As a leading charity in the North West, we work tirelessly towards a brighter future for all. And to build communities where everyone feels valued and can thrive.
The people we support tell us that they face daily discrimination, hardship and barriers. Things must change.
Every day, we listen and learn from the people we support so we can work together for change. Join us.
What we're campaigning for
Keep Caring to 18
We believe that every child in care should be guaranteed care up to the age of 18 but new government legislation will leave thousands of children without care every year.
New legislation will ban councils from putting children aged 15 or younger in unregulated accommodation such as bedsits, flats and shared housing. But, ministers say 16 and 17 year-olds don’t need this protection and they can manage in accommodation where they don’t receive any care. This will leave around around 6,000 children each year without any care.
Where we stand
Care experienced people deserve the best possible life chances. But they tell us they continue to feel stigmatised and alienated from society. We're committed to challenging stereotypes and shattering misconceptions. Until communities value and support care leavers as they should.
We want to see long-term support in place for care leavers. Starting from someone's initial transition from the care system long into independence. We also want the age of care leavers moving into independent accommodation raised to 25, and appropriate ongoing support offered throughout someone's life, so they can truly thrive.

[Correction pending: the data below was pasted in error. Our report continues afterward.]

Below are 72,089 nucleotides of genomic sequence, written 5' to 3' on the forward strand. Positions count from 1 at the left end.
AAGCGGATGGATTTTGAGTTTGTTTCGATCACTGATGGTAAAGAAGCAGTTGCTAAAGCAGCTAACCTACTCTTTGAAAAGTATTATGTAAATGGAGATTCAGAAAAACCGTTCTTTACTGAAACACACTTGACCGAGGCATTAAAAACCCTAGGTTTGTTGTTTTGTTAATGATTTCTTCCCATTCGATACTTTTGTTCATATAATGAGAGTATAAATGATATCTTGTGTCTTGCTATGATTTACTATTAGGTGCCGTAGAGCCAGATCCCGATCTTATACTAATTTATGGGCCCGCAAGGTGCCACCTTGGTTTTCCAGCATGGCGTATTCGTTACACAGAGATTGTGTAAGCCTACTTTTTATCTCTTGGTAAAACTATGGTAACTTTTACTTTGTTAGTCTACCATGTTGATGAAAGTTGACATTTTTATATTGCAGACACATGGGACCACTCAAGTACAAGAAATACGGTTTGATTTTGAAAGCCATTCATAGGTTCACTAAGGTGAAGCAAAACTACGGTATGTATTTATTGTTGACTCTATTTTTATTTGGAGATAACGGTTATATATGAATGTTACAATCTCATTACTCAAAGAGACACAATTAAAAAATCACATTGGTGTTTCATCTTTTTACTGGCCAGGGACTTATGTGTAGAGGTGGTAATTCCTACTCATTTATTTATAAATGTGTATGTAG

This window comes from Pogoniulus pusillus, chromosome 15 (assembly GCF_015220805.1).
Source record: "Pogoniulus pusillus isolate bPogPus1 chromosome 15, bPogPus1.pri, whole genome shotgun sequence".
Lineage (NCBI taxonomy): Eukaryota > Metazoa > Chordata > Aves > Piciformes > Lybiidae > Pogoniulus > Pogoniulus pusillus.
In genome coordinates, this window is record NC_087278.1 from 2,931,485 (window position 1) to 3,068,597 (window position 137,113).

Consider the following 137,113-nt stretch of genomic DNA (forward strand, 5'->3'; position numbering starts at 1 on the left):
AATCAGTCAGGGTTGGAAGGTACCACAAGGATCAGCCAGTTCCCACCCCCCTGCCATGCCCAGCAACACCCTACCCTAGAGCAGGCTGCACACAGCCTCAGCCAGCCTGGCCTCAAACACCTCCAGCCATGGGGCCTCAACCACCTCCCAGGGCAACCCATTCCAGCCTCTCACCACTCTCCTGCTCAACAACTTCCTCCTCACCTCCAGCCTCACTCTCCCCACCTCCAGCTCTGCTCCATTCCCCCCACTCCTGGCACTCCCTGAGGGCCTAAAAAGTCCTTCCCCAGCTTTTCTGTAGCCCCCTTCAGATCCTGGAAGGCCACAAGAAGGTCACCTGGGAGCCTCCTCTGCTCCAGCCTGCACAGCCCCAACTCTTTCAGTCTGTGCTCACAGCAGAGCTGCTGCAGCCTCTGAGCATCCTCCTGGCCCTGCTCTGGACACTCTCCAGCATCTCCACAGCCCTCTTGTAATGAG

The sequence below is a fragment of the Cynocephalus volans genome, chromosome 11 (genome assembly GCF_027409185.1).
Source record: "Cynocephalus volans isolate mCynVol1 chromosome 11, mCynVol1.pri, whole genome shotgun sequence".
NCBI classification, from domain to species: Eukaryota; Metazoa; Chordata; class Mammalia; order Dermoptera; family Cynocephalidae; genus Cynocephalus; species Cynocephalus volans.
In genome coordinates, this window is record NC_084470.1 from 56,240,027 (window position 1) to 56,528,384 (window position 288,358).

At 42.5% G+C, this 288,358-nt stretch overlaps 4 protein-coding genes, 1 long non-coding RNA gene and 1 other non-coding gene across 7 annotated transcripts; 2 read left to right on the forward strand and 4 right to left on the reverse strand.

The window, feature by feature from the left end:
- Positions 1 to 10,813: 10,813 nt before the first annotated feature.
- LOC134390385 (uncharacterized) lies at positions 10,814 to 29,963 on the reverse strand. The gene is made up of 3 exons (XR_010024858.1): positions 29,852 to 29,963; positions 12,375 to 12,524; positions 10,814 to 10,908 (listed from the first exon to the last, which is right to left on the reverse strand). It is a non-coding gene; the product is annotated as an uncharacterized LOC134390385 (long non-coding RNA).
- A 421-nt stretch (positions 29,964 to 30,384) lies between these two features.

Children and young people’s mental health
The government’s prioritisation of children and young people’s mental health is a step in the right direction. But the investment doesn't go far enough.
Support services continue to be cut. CHAMS and the NHS strain under the weight of referrals. And young people are not getting the help they need. Early intervention is critical so young people can build resilience and get the right support to manage their mental health.
We're campaigning for critical early intervention services. So that young people can build resilience and get the right support to manage their mental health.
Children in care
The North West has some of the highest levels of looked-after children in the country. Unless we invest in early intervention and robust support for families in crisis, these numbers will increase.
Public perception of young people in care needs to change. We're working towards removing the stigma and barriers that looked-after children face. We want to see the care system transformed, with love at the heart and care-experience people making decisions.
Employment and lack of opportunities for people with disabilities
Employment can present real barriers for the people we support. Putting them at risk of poverty, marginalisation and lower quality of life.